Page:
Today we’re taking a quick look at the TFZ My Love LTD, the first set of headphones from TFZ and hopefully not their last.
TFZ has has a quick rise to popularity with their Series and Exclusive lineups, and has recently seen a new lineup emerge; My Love. While it’s not explicitly stated, I gather these are targeted at a younger, feminine crowd given the naming and colour schemes found on a number of these models. That include the matte purple applied to the LTD we’re checking out today.
My experiences with the LTD have shown TFZ isn’t making this lineup all show and no go. They’re appealing for a number of other reasons beyond their snazzy good looks. Let’s see what makes the LTD a nice headphone, shall we?
The My Love LTD was provided free of charge for the purposes of a fair and impartial review. The thoughts here are my own and are not representative of TFZ, Penon Audio, or any other entity. There is no financial incentive for writing this review.
The TFZ My Love LTD currently retails for 99 USD over on Penon Audio. Note that you get two headphonesl one in black, one in purple. His and Hers I suppose.
For at home use the LTD was powered by a TEAC HA-501 desktop amp or straight out of my Asus FX53V laptop. For portable use it was paired with an LG G5, Walnut V2s/F1 amp/dac combo, HiFi E.T. MA8, HifiMan MegaMini, or Shanling M1, all of which brought it up to listening volume without any effort.
I listen primarily to various EDM sub-genres (liquid drum and bass, breakbeat, drumstep, etc.), hip hop, and classic rock. While I enjoy a variety of signatures in my headphones I generally lean towards slightly warm with elevated treble and sub-bass, an even and natural mid-range response, with reduced mid-bass. The HiFiMan RE800, Brainwavz B400, TinAudio T2, and thinksound On2 offer examples of signatures I enjoy.
Packaging and Accessories:
The My Love LTD was not sent over as a full package. For your 99 USD you actually get two pairs of headphones, one in the purple found here and another in a sexy matte black. Since I was not provided the full set or retail packaging, I’ll be skipping this section this time around.
Build, Comfort, and Isolation:
Compared to other on-ears I’ve got like the Sony ZX302 and ZX600, the My Love LTD feels positively overbuilt. The plastics are dense with just enough flex to provide some confidence that they won’t break in a fall or it you accidentally sit on them. The ear cups are aluminum and quite weighty, adding to the overall feel of quality. Fit and finish is quite good, with everything slotting together very well. There is a good bit of extension to the metal-reinforced headband so they should fit larger heads. Extending the arms is smooth, yet met with a tactile and audible click for every notch of movement.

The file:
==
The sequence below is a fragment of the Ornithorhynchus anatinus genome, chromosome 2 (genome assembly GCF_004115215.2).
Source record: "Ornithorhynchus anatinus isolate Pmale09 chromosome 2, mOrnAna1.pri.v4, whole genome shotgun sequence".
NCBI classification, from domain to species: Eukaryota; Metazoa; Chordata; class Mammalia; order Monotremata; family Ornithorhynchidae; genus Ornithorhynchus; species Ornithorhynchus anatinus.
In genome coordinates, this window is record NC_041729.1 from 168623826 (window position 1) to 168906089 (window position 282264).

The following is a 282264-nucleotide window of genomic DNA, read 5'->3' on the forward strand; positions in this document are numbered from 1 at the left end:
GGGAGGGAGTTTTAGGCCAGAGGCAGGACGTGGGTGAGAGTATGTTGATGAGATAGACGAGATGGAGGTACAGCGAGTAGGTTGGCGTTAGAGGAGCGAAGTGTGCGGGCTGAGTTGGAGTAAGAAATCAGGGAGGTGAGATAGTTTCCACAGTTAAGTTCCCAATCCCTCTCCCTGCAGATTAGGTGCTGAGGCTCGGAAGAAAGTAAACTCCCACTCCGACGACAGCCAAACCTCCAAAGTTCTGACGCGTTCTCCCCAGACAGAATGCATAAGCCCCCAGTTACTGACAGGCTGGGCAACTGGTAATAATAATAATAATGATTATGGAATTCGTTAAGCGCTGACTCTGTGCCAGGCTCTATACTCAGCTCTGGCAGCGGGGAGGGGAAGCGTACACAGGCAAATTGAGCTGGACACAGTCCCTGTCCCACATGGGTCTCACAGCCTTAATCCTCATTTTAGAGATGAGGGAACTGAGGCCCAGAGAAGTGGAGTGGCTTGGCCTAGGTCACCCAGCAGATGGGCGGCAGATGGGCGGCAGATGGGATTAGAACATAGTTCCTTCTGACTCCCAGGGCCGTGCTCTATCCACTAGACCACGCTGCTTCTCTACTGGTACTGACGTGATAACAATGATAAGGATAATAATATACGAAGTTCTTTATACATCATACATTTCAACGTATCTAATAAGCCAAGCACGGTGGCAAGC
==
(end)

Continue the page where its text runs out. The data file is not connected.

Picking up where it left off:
The cable feels a bit fragile, however, but thankfully it’s removable so not a major issue. The 90 degree angle plug is compact, well-relieved and should fit comfortably in most cell-phone cases. Leading into the left earpiece is a 2.5mm plug. I would have preferred a 3.5mm plug for durability and compatibility purposes, but it’s still easy enough to find inexpensive replacements in this format, especially if you wish to add an inline mic which is conspicuously absent.
While the LTD is a pretty heavy little headphone, it’s comfort is near the best of any on-ear I’ve used; better than the thinksound On2 and about on par with a lightweight such as the Sennheiser PX-100ii. This comfort is possible due to the extremely soft and plush earpads which out of the box felt great and they’ve only gotten better over the month and a bit I’ve been using the LTD. The headband is lightly padded, but it’s thick yet supportive enough to distribute weight evenly across the top of your head. I have no issues wearing these for hours on end, though in warmer temperatures the faux-leather pads do start to get warm.
Isolation is also top notch for an on-ear, doing a great job of blocking outside noise. There are no vents on the LTD so far as I can tell, and this is reflected in their ability to dull incoming distractions. I found they isolated about as well as the A-Audio Legacy with ANC on. That both speaks to how well these passively isolate, and to how poor the Legacy’s ANC performance is. Oh yeah, and that isolation isn’t one way. You can absolutely crank the volume and as long as they’re properly sealed, very little noise escapes.
Overall the LTD is very well built, exceptionally comfortable ( not just for an on-ear), and it isolates well. These are a good headphone for travelling, something that is further supported but their compact folding mechanism and swivelling ear cups.